Likewise, plaintiff's counsel's statements regarding plaintiff's wage loss claims and present earnings are false and intentional misstatements of fact. These are not ethically permissible and could lead to disciplinary action against the attorney.
In stating that plaintiff will try the case and asserting that $150,000 is plaintiff's "bottom line," however, the analysis is different. Statements regarding negotiating goals are considered posturing or puffery. It is not expected that an opponent will rely on such statements or consider them to be true rather than simply a part of the negotiation process. These would not appear to constitute ethical violations.
Turning now to defense counsel, his statement about insurance policy limits was made without qualification and is an intentional misrepresentation of fact intended to mislead plaintiff and her attorney. The statement is ethically impermissible, as is the assertion that defendant has no assets. These comments were presumably made so that plaintiff would not expect to recover any funds beyond the insurance policy. Under the circumstances, these statements could be considered material representations upon which plaintiff and her attorney would rely. See Shafer v. Berger, Kahn, Shafton, Moss, Figler, Simon & Gladstone, 107 Cal. App. 4th 54, 76 (2003).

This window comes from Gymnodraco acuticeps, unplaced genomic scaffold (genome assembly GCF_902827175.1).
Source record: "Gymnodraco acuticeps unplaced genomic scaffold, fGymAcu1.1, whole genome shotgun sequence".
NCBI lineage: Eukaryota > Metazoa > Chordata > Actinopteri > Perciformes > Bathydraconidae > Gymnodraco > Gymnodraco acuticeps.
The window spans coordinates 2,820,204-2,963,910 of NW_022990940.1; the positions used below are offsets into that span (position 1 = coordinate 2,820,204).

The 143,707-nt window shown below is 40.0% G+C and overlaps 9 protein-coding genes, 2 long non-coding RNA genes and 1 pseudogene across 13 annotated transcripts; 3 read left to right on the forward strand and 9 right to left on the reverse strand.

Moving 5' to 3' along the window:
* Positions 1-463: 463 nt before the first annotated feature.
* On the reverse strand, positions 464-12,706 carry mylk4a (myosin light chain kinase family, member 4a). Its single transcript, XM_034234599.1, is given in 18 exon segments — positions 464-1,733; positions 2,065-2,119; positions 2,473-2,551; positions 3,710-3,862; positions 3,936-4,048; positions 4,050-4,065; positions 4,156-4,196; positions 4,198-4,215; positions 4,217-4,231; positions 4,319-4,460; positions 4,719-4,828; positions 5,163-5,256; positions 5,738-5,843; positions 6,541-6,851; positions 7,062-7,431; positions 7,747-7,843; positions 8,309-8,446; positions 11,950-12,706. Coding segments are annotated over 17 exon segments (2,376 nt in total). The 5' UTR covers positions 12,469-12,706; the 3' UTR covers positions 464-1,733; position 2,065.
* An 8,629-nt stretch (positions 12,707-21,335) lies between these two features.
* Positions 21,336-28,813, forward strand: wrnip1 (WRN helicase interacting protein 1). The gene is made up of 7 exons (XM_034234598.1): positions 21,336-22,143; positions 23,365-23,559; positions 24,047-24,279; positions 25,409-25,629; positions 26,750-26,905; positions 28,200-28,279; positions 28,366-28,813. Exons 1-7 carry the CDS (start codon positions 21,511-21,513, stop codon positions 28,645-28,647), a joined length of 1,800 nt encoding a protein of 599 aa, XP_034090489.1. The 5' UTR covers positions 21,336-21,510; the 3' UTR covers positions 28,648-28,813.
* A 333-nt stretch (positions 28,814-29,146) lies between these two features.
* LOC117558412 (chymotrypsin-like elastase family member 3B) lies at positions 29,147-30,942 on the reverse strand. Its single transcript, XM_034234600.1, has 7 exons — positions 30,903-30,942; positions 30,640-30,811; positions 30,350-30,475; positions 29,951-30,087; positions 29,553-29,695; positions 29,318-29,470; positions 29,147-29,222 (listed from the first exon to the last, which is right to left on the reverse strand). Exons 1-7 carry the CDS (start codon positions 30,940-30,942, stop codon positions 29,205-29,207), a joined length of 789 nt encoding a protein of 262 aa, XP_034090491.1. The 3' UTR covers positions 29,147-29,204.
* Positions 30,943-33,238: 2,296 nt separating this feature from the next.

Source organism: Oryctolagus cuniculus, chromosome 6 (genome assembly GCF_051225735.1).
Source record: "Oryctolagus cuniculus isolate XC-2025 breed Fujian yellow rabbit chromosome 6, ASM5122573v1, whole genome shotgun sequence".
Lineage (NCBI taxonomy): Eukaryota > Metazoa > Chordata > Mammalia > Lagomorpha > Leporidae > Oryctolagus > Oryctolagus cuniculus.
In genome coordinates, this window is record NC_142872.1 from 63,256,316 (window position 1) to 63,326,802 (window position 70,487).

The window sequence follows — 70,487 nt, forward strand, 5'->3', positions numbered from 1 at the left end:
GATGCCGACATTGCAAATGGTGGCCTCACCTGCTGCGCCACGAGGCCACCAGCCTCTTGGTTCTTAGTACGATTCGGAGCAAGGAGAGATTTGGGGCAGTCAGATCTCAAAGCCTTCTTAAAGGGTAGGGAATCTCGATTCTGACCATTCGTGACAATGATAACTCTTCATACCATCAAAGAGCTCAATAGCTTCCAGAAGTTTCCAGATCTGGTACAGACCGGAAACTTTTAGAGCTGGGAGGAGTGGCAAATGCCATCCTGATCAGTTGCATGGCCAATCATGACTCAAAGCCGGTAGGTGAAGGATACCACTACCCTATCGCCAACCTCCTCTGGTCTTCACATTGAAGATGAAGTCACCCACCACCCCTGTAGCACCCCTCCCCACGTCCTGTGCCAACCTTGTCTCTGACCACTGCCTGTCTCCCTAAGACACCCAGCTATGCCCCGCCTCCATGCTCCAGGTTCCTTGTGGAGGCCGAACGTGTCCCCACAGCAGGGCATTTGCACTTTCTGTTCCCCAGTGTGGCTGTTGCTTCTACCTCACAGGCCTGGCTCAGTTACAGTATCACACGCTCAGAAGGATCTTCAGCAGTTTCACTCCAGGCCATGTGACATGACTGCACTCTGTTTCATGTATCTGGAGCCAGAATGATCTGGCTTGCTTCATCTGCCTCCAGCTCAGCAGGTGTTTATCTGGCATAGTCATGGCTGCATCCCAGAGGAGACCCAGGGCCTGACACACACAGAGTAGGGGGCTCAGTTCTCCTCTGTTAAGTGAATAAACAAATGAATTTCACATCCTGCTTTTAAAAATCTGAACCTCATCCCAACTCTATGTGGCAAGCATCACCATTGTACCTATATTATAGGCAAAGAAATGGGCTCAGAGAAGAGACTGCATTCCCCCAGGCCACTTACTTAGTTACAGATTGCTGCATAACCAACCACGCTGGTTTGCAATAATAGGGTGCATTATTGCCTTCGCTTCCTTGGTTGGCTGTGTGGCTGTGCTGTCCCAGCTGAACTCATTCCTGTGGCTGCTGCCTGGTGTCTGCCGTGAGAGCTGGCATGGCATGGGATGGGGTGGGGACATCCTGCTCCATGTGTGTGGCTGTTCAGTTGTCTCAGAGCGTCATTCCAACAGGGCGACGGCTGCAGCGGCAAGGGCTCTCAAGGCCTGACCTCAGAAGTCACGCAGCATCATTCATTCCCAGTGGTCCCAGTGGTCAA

Puffery or posturing in negotiations is permissible, including statements of a client's "bottom line." Opposing counsel will not justifiably rely on such statements but will assume they are made as part of negotiations.
Posturing is generally acceptable. But misrepresentations of fact made with the intent that the opposing party rely upon them are not. Such ethically impermissible statements could lead to disciplinary charges against an attorney whose obligations of truthfulness must outweigh professional efforts to zealously advocate for the client.